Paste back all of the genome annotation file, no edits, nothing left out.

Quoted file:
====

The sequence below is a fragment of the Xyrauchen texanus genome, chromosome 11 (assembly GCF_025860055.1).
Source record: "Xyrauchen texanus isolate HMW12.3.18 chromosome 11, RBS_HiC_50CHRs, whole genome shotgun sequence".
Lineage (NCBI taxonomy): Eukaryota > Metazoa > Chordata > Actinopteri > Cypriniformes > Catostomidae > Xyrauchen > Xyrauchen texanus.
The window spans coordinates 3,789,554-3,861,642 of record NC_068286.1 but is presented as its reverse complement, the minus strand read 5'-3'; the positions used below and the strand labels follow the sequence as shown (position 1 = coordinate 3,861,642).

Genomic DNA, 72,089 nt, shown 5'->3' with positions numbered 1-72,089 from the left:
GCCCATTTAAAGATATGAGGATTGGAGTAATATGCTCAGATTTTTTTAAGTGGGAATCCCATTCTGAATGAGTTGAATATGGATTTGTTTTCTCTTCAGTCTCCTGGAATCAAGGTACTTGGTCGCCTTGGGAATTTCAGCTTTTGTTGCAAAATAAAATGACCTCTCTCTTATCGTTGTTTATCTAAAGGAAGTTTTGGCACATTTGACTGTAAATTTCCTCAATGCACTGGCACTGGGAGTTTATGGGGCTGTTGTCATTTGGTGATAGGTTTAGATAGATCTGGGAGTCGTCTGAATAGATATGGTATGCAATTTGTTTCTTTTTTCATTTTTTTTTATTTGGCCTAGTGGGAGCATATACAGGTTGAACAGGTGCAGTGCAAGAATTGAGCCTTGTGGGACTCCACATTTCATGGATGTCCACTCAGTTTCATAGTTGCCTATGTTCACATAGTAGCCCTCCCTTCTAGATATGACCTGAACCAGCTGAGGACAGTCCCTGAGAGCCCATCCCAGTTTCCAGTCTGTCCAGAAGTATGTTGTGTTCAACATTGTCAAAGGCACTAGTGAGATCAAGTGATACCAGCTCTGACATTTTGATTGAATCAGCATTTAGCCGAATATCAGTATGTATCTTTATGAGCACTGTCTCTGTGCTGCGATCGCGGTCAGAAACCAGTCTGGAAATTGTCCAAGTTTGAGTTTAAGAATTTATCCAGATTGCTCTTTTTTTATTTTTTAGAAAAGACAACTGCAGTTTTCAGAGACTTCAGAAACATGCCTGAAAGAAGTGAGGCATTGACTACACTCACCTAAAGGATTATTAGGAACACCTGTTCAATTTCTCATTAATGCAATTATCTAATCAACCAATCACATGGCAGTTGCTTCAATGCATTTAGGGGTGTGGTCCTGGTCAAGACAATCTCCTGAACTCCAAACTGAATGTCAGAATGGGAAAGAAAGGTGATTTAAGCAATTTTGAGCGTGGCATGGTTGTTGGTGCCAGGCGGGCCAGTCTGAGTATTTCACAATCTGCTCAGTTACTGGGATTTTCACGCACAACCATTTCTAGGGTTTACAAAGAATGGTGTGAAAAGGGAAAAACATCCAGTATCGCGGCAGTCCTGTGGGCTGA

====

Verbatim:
The sequence below is a fragment of the Xyrauchen texanus genome, chromosome 11 (assembly GCF_025860055.1).
Source record: "Xyrauchen texanus isolate HMW12.3.18 chromosome 11, RBS_HiC_50CHRs, whole genome shotgun sequence".
Lineage (NCBI taxonomy): Eukaryota > Metazoa > Chordata > Actinopteri > Cypriniformes > Catostomidae > Xyrauchen > Xyrauchen texanus.
The window spans coordinates 3,789,554-3,861,642 of record NC_068286.1 but is presented as its reverse complement, the minus strand read 5'-3'; the positions used below and the strand labels follow the sequence as shown (position 1 = coordinate 3,861,642).

Genomic DNA, 72,089 nt, shown 5'->3' with positions numbered 1-72,089 from the left:
GCCCATTTAAAGATATGAGGATTGGAGTAATATGCTCAGATTTTTTTAAGTGGGAATCCCATTCTGAATGAGTTGAATATGGATTTGTTTTCTCTTCAGTCTCCTGGAATCAAGGTACTTGGTCGCCTTGGGAATTTCAGCTTTTGTTGCAAAATAAAATGACCTCTCTCTTATCGTTGTTTATCTAAAGGAAGTTTTGGCACATTTGACTGTAAATTTCCTCAATGCACTGGCACTGGGAGTTTATGGGGCTGTTGTCATTTGGTGATAGGTTTAGATAGATCTGGGAGTCGTCTGAATAGATATGGTATGCAATTTGTTTCTTTTTTCATTTTTTTTTATTTGGCCTAGTGGGAGCATATACAGGTTGAACAGGTGCAGTGCAAGAATTGAGCCTTGTGGGACTCCACATTTCATGGATGTCCACTCAGTTTCATAGTTGCCTATGTTCACATAGTAGCCCTCCCTTCTAGATATGACCTGAACCAGCTGAGGACAGTCCCTGAGAGCCCATCCCAGTTTCCAGTCTGTCCAGAAGTATGTTGTGTTCAACATTGTCAAAGGCACTAGTGAGATCAAGTGATACCAGCTCTGACATTTTGATTGAATCAGCATTTAGCCGAATATCAGTATGTATCTTTATGAGCACTGTCTCTGTGCTGCGATCGCGGTCAGAAACCAGTCTGGAAATTGTCCAAGTTTGAGTTTAAGAATTTATCCAGATTGCTCTTTTTTTATTTTTTAGAAAAGACAACTGCAGTTTTCAGAGACTTCAGAAACATGCCTGAAAGAAGTGAGGCATTGACTACACTCACCTAAAGGATTATTAGGAACACCTGTTCAATTTCTCATTAATGCAATTATCTAATCAACCAATCACATGGCAGTTGCTTCAATGCATTTAGGGGTGTGGTCCTGGTCAAGACAATCTCCTGAACTCCAAACTGAATGTCAGAATGGGAAAGAAAGGTGATTTAAGCAATTTTGAGCGTGGCATGGTTGTTGGTGCCAGGCGGGCCAGTCTGAGTATTTCACAATCTGCTCAGTTACTGGGATTTTCACGCACAACCATTTCTAGGGTTTACAAAGAATGGTGTGAAAAGGGAAAAACATCCAGTATCGCGGCAGTCCTGTGGGCTGA